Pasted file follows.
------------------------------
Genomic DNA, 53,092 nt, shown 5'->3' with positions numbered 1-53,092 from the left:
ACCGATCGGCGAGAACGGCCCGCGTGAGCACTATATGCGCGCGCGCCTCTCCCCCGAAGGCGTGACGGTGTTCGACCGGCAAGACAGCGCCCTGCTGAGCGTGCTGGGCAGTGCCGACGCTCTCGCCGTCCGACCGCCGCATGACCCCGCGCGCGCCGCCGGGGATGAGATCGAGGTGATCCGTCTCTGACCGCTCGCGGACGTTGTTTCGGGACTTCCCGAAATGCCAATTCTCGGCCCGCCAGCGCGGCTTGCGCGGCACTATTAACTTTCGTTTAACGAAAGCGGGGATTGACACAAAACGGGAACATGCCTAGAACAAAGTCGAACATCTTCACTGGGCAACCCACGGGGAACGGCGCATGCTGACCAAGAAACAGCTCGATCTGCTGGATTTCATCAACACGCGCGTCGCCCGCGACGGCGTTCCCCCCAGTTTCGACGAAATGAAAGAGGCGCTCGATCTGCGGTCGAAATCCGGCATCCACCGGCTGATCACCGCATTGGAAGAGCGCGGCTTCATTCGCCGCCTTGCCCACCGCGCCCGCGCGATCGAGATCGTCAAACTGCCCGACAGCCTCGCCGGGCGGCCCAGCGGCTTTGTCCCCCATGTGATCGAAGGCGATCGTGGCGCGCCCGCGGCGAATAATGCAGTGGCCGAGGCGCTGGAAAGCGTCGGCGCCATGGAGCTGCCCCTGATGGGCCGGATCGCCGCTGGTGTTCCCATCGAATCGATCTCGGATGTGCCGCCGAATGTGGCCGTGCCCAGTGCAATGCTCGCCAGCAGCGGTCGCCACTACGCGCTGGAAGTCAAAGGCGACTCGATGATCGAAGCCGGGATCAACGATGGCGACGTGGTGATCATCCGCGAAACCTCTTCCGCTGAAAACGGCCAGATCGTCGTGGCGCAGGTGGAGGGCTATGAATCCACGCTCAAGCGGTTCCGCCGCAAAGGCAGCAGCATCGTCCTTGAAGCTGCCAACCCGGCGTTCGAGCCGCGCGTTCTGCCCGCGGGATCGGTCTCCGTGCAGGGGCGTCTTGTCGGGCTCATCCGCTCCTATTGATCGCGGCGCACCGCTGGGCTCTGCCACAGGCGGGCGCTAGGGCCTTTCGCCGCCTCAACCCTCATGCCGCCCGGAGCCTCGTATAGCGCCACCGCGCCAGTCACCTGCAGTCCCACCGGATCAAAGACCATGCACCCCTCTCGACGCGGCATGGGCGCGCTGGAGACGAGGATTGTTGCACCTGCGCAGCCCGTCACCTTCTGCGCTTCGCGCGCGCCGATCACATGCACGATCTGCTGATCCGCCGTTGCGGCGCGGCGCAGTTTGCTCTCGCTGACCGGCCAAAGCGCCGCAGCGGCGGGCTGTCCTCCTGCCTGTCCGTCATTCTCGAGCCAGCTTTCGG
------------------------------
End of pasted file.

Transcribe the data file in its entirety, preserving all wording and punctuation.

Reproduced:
Genomic DNA, 53,092 nt, shown 5'->3' with positions numbered 1-53,092 from the left:
ACCGATCGGCGAGAACGGCCCGCGTGAGCACTATATGCGCGCGCGCCTCTCCCCCGAAGGCGTGACGGTGTTCGACCGGCAAGACAGCGCCCTGCTGAGCGTGCTGGGCAGTGCCGACGCTCTCGCCGTCCGACCGCCGCATGACCCCGCGCGCGCCGCCGGGGATGAGATCGAGGTGATCCGTCTCTGACCGCTCGCGGACGTTGTTTCGGGACTTCCCGAAATGCCAATTCTCGGCCCGCCAGCGCGGCTTGCGCGGCACTATTAACTTTCGTTTAACGAAAGCGGGGATTGACACAAAACGGGAACATGCCTAGAACAAAGTCGAACATCTTCACTGGGCAACCCACGGGGAACGGCGCATGCTGACCAAGAAACAGCTCGATCTGCTGGATTTCATCAACACGCGCGTCGCCCGCGACGGCGTTCCCCCCAGTTTCGACGAAATGAAAGAGGCGCTCGATCTGCGGTCGAAATCCGGCATCCACCGGCTGATCACCGCATTGGAAGAGCGCGGCTTCATTCGCCGCCTTGCCCACCGCGCCCGCGCGATCGAGATCGTCAAACTGCCCGACAGCCTCGCCGGGCGGCCCAGCGGCTTTGTCCCCCATGTGATCGAAGGCGATCGTGGCGCGCCCGCGGCGAATAATGCAGTGGCCGAGGCGCTGGAAAGCGTCGGCGCCATGGAGCTGCCCCTGATGGGCCGGATCGCCGCTGGTGTTCCCATCGAATCGATCTCGGATGTGCCGCCGAATGTGGCCGTGCCCAGTGCAATGCTCGCCAGCAGCGGTCGCCACTACGCGCTGGAAGTCAAAGGCGACTCGATGATCGAAGCCGGGATCAACGATGGCGACGTGGTGATCATCCGCGAAACCTCTTCCGCTGAAAACGGCCAGATCGTCGTGGCGCAGGTGGAGGGCTATGAATCCACGCTCAAGCGGTTCCGCCGCAAAGGCAGCAGCATCGTCCTTGAAGCTGCCAACCCGGCGTTCGAGCCGCGCGTTCTGCCCGCGGGATCGGTCTCCGTGCAGGGGCGTCTTGTCGGGCTCATCCGCTCCTATTGATCGCGGCGCACCGCTGGGCTCTGCCACAGGCGGGCGCTAGGGCCTTTCGCCGCCTCAACCCTCATGCCGCCCGGAGCCTCGTATAGCGCCACCGCGCCAGTCACCTGCAGTCCCACCGGATCAAAGACCATGCACCCCTCTCGACGCGGCATGGGCGCGCTGGAGACGAGGATTGTTGCACCTGCGCAGCCCGTCACCTTCTGCGCTTCGCGCGCGCCGATCACATGCACGATCTGCTGATCCGCCGTTGCGGCGCGGCGCAGTTTGCTCTCGCTGACCGGCCAAAGCGCCGCAGCGGCGGGCTGTCCTCCTGCCTGTCCGTCATTCTCGAGCCAGCTTTCGG